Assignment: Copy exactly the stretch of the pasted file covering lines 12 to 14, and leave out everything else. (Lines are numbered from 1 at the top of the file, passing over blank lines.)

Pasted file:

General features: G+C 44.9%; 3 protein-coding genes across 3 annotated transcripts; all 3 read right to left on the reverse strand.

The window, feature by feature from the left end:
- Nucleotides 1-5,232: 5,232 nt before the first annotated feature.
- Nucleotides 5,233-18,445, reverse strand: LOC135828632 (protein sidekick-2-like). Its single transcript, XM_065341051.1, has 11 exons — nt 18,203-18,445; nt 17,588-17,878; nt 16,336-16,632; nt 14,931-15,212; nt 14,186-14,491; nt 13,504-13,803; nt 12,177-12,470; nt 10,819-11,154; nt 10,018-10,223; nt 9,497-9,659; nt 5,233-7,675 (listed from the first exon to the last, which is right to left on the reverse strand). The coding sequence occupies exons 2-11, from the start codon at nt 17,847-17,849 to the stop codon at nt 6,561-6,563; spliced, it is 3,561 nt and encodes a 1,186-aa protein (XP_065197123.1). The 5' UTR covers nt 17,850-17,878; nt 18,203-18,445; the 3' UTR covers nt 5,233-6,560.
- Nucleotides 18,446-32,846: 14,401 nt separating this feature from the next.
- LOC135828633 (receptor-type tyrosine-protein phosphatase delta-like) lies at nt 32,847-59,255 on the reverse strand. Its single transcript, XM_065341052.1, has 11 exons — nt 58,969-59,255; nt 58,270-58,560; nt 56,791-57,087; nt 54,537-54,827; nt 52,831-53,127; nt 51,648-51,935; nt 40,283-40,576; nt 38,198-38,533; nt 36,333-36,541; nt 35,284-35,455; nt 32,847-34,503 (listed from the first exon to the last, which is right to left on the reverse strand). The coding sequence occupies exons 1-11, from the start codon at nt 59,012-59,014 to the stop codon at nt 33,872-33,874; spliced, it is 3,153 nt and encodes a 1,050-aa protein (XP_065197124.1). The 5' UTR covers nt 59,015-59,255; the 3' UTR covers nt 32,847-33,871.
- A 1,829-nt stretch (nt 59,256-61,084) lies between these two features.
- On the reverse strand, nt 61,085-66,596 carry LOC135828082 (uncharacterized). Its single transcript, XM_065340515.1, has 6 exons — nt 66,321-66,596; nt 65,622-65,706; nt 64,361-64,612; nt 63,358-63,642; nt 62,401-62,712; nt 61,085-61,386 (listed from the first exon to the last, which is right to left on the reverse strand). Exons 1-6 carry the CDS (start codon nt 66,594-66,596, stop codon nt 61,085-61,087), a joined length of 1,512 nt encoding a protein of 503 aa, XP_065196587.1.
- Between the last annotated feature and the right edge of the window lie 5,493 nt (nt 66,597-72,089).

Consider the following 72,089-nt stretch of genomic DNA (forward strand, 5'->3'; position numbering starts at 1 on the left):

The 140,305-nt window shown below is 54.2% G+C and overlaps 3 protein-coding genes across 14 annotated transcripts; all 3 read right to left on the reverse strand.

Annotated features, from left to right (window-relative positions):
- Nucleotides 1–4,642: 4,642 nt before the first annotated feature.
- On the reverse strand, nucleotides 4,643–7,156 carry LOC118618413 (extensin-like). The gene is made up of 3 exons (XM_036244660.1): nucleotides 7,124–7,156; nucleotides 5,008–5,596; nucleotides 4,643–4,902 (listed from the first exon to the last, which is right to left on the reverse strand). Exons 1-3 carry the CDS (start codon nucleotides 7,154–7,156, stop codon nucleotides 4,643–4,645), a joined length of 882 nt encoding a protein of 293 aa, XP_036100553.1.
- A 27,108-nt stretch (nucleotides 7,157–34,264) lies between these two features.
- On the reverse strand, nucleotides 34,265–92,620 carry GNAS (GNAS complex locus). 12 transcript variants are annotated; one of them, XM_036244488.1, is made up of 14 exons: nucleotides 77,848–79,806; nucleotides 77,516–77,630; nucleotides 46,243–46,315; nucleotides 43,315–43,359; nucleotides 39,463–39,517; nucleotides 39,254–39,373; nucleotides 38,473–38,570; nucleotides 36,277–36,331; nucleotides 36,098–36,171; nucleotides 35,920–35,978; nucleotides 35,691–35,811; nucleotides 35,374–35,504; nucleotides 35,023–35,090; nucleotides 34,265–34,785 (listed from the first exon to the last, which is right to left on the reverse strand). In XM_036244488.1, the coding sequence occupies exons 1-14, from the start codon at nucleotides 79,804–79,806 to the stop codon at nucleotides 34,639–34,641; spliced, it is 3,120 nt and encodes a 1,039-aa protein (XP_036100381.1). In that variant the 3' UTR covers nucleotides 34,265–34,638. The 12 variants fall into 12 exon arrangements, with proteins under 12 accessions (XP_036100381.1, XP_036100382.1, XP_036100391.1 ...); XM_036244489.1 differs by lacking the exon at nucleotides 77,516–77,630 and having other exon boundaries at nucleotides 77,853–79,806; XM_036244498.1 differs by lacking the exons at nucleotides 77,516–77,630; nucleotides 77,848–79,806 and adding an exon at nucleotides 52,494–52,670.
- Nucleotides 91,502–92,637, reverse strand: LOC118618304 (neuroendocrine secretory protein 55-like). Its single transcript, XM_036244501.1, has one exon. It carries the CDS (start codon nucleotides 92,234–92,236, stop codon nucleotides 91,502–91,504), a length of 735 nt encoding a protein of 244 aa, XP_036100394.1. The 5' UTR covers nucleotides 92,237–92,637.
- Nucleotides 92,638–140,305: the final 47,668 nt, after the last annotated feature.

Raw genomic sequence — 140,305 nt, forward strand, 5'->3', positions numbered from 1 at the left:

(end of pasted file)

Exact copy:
Annotated features, from left to right (window-relative positions):
- Nucleotides 1–4,642: 4,642 nt before the first annotated feature.
- On the reverse strand, nucleotides 4,643–7,156 carry LOC118618413 (extensin-like). The gene is made up of 3 exons (XM_036244660.1): nucleotides 7,124–7,156; nucleotides 5,008–5,596; nucleotides 4,643–4,902 (listed from the first exon to the last, which is right to left on the reverse strand). Exons 1-3 carry the CDS (start codon nucleotides 7,154–7,156, stop codon nucleotides 4,643–4,645), a joined length of 882 nt encoding a protein of 293 aa, XP_036100553.1.